Wednesday, December 16, 2009

High levels of black carbon likely to impact Tibetan Plateau's temperature.

The Dark Side of Black Carbon
Dr. Nitish Priyadarshi
Image Credit: NASA

As interest in Earth's changing climate heats up, a tiny dark particle is stepping into the limelight: black carbon. Commonly known as soot, black carbon enters the air when fossil fuels and biofuels, such as coal, wood, and diesel are burned. Black carbon is found worldwide, but its presence and impact are particularly strong in Asia. Black carbon, a short-lived particle, is in perpetual motion across the globe. The Tibetan Plateau's high levels of black carbon likely impact the region's temperature, clouds and monsoon season.

Black soot deposited on Tibetan glaciers has contributed significantly to the retreat of the world's largest non-polar ice masses, according to new research by scientists from NASA and the Chinese Academy of Sciences. Soot absorbs incoming solar radiation and can speed glacial melting when deposited on snow in sufficient quantities.
Temperatures on the Tibetan Plateau -- sometimes called Earth's "third pole" -- have warmed by 0.3°C (0.5°F) per decade over the past 30 years, about twice the rate of observed global temperature increases. New field research and ongoing quantitative modeling suggests that soot's warming influence on Tibetan glaciers could rival that of greenhouse gases.

Since melt water from Tibetan glaciers replenishes many of Asia's major rivers -- including the Indus, Ganges, Yellow, and Brahmaputra -- such losses could have a profound impact on the billion people who rely on the rivers for fresh water. Areas going to most affected in India would be Uttrakhand, Uttar Pradesh, Bihar, Jharkhand, West Bengal and Assam. While rain and snow would still help replenish Asian rivers in the absence of glaciers, the change could hamper efforts to manage seasonal water resources by altering when fresh water supplies are available in areas already prone to water shortages.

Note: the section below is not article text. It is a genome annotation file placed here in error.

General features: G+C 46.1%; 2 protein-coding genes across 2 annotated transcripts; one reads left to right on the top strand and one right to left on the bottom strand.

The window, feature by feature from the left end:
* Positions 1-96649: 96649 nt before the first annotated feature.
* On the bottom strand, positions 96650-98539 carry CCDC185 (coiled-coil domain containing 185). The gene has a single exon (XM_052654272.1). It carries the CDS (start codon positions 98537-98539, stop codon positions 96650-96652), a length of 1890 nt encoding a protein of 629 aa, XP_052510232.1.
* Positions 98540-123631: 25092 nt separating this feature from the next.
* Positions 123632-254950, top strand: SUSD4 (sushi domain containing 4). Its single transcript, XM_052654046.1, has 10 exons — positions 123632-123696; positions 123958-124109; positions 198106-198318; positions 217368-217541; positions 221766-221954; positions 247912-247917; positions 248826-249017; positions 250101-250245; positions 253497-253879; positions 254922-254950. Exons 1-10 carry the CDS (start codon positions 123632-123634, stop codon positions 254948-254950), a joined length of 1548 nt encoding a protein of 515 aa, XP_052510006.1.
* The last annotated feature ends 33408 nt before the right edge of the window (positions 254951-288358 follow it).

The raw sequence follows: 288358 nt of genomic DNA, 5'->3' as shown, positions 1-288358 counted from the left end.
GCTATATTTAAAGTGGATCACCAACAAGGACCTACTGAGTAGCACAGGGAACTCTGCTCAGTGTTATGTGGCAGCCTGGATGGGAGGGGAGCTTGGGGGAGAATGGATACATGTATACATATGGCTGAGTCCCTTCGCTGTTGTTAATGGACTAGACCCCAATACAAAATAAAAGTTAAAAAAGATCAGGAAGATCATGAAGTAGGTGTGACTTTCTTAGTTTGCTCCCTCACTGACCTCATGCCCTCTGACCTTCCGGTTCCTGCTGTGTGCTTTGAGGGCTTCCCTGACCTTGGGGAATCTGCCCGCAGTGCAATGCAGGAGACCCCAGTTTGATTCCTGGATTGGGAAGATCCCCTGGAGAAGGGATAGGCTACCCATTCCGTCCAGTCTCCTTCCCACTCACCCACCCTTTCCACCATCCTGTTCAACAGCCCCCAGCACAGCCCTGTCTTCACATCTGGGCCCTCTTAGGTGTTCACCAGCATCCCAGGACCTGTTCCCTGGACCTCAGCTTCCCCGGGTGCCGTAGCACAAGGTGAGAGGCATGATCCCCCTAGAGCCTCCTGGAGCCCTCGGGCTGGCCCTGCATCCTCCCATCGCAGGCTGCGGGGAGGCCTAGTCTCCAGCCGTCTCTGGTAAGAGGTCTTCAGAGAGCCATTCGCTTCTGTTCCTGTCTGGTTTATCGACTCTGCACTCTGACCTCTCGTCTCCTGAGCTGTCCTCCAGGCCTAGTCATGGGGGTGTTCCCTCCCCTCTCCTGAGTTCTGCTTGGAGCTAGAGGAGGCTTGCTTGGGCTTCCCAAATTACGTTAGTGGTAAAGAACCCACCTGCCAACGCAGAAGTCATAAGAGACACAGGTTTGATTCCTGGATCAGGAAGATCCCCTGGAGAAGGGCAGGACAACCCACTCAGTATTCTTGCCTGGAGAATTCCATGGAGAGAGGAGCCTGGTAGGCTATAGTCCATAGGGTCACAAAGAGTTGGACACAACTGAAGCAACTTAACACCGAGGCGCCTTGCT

Researchers led by Baiqing Xu of the Chinese Academy drilled and analyzed five ice cores from various locations across the Tibetan Plateau, looking for black carbon (a key component of soot) as well as organic carbon. The cores support the hypothesis that black soot amounts in the Himalayan glaciers correlate with black carbon emissions in Europe and South Asia.
Black carbon or BC is formed through the incomplete combustion of fossil fuel, biofuel, and biomass, and is emitted in both anthropogenic and naturally occurring soot. Black carbon warms the planet by absorbing heat in the atmosphere and by reducing albedo, the ability to reflect sunlight, when deposited on snow and ice. Black carbon stays in the atmosphere for only several days to weeks, whereas CO2 has an atmospheric lifetime of more than 100 years. The term black carbon is also used in soil sciences and geology, referring either to deposited atmospheric BC or to directly incorporated BC from vegetation fires. Especially for the tropics, BC in soils significantly contributes to fertility as it is able to adsorb important plant nutrients .

Black carbon is a potent climate forcing agent, estimated to be the second largest contributor to global warming after carbon dioxide (CO2). Because black carbon remains in the atmosphere only for a few weeks, reducing black carbon emissions may be the fastest means of slowing climate change in the near-term.

Black carbon emissions from northern Eurasia, North America, and Asia have the greatest absolute impact on Arctic warming.

In some regions, such as the Himalayas, the impact of black carbon on melting snowpack and glaciers may be equal to that of CO2.Warmer air resulting from the presence of black carbon in South and East Asia over the Himalayas contributes to a warming of approximately 0.6°C. An “analysis of temperature trends on the Tibetan side of the Himalayas reveals warming in excess of 1°C.

Black carbon sources vary by region. For example, the majority of soot emissions in South Asia are due to biofuel cooking, whereas in East Asia, coal combustion for residential and industrial uses plays a larger role.

Black carbon can be controlled in developing countries through the implementation of cleaner fuels, new cooking technologies, and changing crop management practices.

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